First, if you follow someone, that person will probably check you out and possibly start following you. So that’s one way of getting followers.

Another way is to ask for followers. You can put in a blog post or anywhere else your Twitter URL – www.Twitter.com/username – and ask people to follow you.

But what about who you should follow? Decide on the kinds of people you want to follow depending on your book and the conversation topics you might want to follow.

Then go to the search button at the bottom of your Twitter home page. Put keywords in the box to find conversations about these words. Then check out the people whose tweets come up.

Step 4
Of the many third-party applications for Twitter, if you have a blog check out Twitterfeed.com, which you can use to automatically bring in the post feeds from your blogs.

There are some people who advocate NOT doing this and instead tweeting about your most recent blog post with the link to the post. Others, especially people with more than one blog, prefer to have the feeds done automatically.

Okay, now we’ve covered some of the most important basics of Twitter, although remember my earlier disclaimer – I could go on for pages and pages about the basics of Twitter.

Book marketing “campaigns”:

Twitter is, in my opinion, the absolute best social networking platform at the moment for establishing online relationships (and people buy books online), including the 140-character limit plus everything is public (no having to open emails to discover they go on and on). By public I mean you have a stream of tweets of the people you have chosen to follow.

The second is that there’s a general “rule” for people who know how to use Twitter effectively: It’s not only about you – the best Twitter users share valuable information (connected to who they are) with their followers. This opportunity to learn is what I especially appreciate on Twitter.

For example, by following other book authors, book agents, book editors, publishers, I have an automatic assistant who screens for me the best book marketing/book publishing info out there on a daily basis. Yes, I have blog feeds that go into my Google reader, but I never look at the reader because I have no time.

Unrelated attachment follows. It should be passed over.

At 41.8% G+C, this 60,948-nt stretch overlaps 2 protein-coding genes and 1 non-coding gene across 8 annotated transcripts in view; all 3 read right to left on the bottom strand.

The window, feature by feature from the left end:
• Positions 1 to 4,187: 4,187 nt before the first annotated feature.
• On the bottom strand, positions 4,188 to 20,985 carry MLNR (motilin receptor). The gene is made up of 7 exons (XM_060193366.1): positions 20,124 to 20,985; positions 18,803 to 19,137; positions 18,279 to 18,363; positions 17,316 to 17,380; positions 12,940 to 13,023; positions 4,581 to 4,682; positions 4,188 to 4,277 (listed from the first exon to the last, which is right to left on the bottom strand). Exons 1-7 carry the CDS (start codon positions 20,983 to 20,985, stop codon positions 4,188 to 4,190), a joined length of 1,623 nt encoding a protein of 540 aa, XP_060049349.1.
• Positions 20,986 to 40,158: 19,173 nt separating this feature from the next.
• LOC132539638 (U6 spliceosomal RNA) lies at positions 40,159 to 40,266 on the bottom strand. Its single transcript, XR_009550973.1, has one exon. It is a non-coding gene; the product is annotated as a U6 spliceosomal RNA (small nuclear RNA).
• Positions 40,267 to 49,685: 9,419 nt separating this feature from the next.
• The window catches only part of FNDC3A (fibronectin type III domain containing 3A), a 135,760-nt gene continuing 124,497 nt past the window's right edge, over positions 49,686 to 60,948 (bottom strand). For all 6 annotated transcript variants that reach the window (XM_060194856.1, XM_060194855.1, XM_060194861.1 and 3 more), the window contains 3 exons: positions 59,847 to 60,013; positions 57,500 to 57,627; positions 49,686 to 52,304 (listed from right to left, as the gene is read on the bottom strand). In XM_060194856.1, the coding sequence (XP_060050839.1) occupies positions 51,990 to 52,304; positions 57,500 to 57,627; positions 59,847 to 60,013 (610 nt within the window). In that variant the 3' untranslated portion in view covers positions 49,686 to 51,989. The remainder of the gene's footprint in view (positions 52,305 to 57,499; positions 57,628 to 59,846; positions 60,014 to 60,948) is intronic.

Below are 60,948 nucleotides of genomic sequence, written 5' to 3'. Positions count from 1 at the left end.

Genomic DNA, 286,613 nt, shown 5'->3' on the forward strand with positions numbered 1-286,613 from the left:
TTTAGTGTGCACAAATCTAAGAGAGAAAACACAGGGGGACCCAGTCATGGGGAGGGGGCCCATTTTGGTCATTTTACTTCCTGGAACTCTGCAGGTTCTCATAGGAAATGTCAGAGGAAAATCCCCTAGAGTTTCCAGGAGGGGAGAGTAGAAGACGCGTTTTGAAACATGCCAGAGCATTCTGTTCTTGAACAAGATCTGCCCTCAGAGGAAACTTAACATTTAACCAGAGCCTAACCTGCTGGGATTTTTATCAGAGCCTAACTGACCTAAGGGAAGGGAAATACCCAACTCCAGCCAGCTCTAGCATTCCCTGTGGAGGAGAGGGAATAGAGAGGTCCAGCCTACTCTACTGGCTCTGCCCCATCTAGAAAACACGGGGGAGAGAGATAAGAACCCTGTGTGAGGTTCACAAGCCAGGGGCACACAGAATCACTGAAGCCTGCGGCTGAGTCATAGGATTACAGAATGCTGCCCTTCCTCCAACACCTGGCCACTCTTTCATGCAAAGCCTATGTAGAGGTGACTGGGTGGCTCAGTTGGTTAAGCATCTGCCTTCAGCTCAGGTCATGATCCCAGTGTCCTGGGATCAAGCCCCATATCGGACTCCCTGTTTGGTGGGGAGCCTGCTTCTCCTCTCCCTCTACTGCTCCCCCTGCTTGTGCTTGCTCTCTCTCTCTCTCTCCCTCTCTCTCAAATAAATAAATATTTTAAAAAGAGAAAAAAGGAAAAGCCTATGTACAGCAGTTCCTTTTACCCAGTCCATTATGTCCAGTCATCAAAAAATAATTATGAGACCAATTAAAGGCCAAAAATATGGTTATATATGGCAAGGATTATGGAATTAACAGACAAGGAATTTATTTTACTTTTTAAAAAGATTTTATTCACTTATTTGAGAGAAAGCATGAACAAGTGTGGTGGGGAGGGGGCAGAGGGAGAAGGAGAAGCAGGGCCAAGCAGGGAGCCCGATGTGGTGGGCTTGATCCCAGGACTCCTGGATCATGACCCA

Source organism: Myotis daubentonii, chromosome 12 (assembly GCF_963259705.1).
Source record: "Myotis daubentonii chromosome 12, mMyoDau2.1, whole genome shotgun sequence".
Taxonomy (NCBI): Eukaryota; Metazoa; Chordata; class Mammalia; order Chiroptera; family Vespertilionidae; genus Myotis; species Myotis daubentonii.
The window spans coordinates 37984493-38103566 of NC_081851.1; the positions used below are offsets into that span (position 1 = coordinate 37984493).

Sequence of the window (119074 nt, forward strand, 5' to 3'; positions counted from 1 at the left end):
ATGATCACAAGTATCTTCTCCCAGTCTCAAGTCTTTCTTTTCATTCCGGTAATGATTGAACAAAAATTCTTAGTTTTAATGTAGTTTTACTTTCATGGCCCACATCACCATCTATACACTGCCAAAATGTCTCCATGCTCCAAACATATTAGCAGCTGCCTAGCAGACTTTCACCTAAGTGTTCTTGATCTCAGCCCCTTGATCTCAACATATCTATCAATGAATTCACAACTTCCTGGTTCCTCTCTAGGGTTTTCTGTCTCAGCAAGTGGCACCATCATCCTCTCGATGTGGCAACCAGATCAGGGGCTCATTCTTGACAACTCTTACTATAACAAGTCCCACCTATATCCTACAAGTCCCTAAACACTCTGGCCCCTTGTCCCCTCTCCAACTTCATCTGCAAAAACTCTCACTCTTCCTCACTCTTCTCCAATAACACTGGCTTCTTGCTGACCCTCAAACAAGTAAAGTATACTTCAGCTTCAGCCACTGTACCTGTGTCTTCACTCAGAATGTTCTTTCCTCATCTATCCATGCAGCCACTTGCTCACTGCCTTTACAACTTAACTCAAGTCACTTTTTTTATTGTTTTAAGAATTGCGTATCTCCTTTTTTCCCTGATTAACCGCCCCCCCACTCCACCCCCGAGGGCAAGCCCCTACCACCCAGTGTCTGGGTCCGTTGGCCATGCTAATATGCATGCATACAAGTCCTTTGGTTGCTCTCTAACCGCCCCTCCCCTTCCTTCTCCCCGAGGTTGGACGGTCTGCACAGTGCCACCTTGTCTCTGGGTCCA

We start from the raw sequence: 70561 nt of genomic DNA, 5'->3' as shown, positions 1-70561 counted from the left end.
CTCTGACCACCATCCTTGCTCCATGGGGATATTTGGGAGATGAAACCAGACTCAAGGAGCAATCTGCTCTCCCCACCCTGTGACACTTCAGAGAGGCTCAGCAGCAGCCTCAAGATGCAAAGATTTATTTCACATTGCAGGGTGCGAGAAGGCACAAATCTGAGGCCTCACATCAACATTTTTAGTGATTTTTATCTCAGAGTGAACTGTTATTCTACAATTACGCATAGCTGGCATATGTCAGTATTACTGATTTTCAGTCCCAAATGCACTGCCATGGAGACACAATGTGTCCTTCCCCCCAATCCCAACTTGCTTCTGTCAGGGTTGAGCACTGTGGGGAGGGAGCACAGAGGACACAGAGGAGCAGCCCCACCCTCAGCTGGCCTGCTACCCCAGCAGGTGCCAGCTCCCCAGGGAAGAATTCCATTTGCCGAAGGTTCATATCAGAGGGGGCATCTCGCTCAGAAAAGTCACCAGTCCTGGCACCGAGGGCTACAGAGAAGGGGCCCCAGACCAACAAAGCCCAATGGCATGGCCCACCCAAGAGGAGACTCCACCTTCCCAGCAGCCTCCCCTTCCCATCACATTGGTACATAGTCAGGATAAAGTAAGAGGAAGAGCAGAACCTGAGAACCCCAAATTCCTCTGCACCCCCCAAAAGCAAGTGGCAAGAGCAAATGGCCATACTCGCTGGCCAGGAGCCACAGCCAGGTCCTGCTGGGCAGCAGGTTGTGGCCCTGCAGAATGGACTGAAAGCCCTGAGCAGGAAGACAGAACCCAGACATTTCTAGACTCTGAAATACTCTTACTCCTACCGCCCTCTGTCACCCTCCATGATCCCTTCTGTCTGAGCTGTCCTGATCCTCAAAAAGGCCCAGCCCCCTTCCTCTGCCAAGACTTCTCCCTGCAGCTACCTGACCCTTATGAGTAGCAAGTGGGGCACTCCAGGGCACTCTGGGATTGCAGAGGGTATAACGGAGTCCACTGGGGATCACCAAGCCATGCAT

Twitter is my personal reader. I simply skim my Twitter stream to see if any of the book people I’m following have recommended a blog post. (The post can be theirs or someone else’s.) And I look at the topic covered in the tweet. If it looks as if I can learn from that post, I’ll quickly click through and see if I think the post is worth my limited time to read it.

If you want to be known as someone worth following in the book world, it behooves you to share worthwhile links with people. Here’s one that I’ve been sharing recently. It’s an ebook by @BookMarketer on how to sell books to libraries — http://www.sellingtolibraries.com/ I bought the ebook, read it, and was very impressed. So I tweeted about the report and included the link.

Tweeting about your book:

Yes, you can tweet about your book when it’s appropriate. And you can do such marketing strategies as what I did with my MRS. LIEUTENANT: A SHARON GOLD NOVEL. I offered a signed copy for each of the top five donors to a fundraising campaign for deployed U.S. soldiers. This offer got extensive publicity for the book without my “broadcasting” promo news about it.

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Phyllis Zimbler Miller is a National Internet Business Examiner as well as the author of MRS. LIEUTENANT: A SHARON GOLD NOVEL, and her company MillerMosaicLLC.com provides internet marketing information with easy-to-implement solutions to promote your brand, book or business.  On July 1st Miller Mosaic will launch the Miller Mosaic Internet Marketing Program to help book authors and newcomers to internet marketing.